The most surprising thing about Donald Rumsfeld's memoir, Known and Unknown, is that a lot of it is boring. How could that be? Donald Rumsfeld was not boring; his life was not boring; the wars in Afghanistan and Iraq were and are not boring. What other contemporary public figure attained brief
I. Painting a word-picture of a woman at a restaurant, the titular narrator of British author Jonathan Coe's new novel, The Terrible Privacy of Maxwell Sim, writes, "She had long black hair, slightly wild and unkempt. A thin face, with prominent cheekbones." Prominent cheekbones? Just as the cliché
If the history of ideas told a sensible story, the enduring lesson of the cold war would be that fighting and winning a nuclear war is at best a futile proposition but more likely an insane one. Alas, history is never sensible. As Ron Rosenbaum reminds us in his new book, How the End Begins, ideas
When T.C. Boyle swaggered onto the literary scene in the 1980s, brandishing flamboyantly bizarre short stories in one hand and wildly satirical novels like Water Music and Budding Prospects in the other, the exuberance of his sentences was often more impressive than the depth of his characterizations.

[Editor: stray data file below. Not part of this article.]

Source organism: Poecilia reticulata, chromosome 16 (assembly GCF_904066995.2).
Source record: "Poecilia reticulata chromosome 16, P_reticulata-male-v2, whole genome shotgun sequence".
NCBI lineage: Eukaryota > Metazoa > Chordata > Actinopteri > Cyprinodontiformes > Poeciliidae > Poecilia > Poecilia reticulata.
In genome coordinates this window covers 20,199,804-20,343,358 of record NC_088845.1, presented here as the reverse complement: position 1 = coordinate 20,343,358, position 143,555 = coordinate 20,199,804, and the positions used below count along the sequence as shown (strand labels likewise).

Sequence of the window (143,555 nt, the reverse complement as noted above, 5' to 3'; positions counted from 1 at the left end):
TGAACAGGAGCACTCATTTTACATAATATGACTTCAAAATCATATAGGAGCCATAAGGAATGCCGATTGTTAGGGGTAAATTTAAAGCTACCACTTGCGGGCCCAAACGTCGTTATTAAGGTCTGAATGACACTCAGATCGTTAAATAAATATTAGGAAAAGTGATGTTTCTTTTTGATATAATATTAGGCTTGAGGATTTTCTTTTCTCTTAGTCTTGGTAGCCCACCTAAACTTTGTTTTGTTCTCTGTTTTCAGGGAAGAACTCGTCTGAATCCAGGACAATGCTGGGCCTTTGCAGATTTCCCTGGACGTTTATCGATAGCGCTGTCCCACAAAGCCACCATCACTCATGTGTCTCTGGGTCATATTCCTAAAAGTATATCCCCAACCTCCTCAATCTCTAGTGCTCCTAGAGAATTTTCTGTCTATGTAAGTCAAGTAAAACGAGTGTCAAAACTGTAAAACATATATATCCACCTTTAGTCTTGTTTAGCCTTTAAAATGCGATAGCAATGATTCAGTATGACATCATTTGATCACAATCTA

One of literature's most seductive questions was asked by the Hungarian novelist Sandor Marai in "Embers," his exquisite novel of friendship and betrayal, published in Budapest in 1942, but not translated into English until 2001, 12 years after his death. "Do you want it to be the way it used to be?"
Pain is private, and its privacy has long been a subject of interest to philosophers. Wittgenstein famously compared pain to a beetle in a box: "No one can look into anyone else's box, and everyone says he knows what a beetle is only by looking at his beetle." When we talk about pain, we have to take
James Gleick's first chapter has the title "Drums That Talk." It explains the concept of information by looking at a simple example. The example is a drum language used in a part of the Democratic Republic of Congo where the human language is Kele. European explorers had been aware for a long time
Before he was a writer, Patrick Leigh Fermor was merely a war hero, having earned his first fame from deep-cover exploits with the Greek Resistance. During World War II he hid in the rugged mountains of Crete, leading cat-and-mouse strikes against the German occupiers—experience that surely served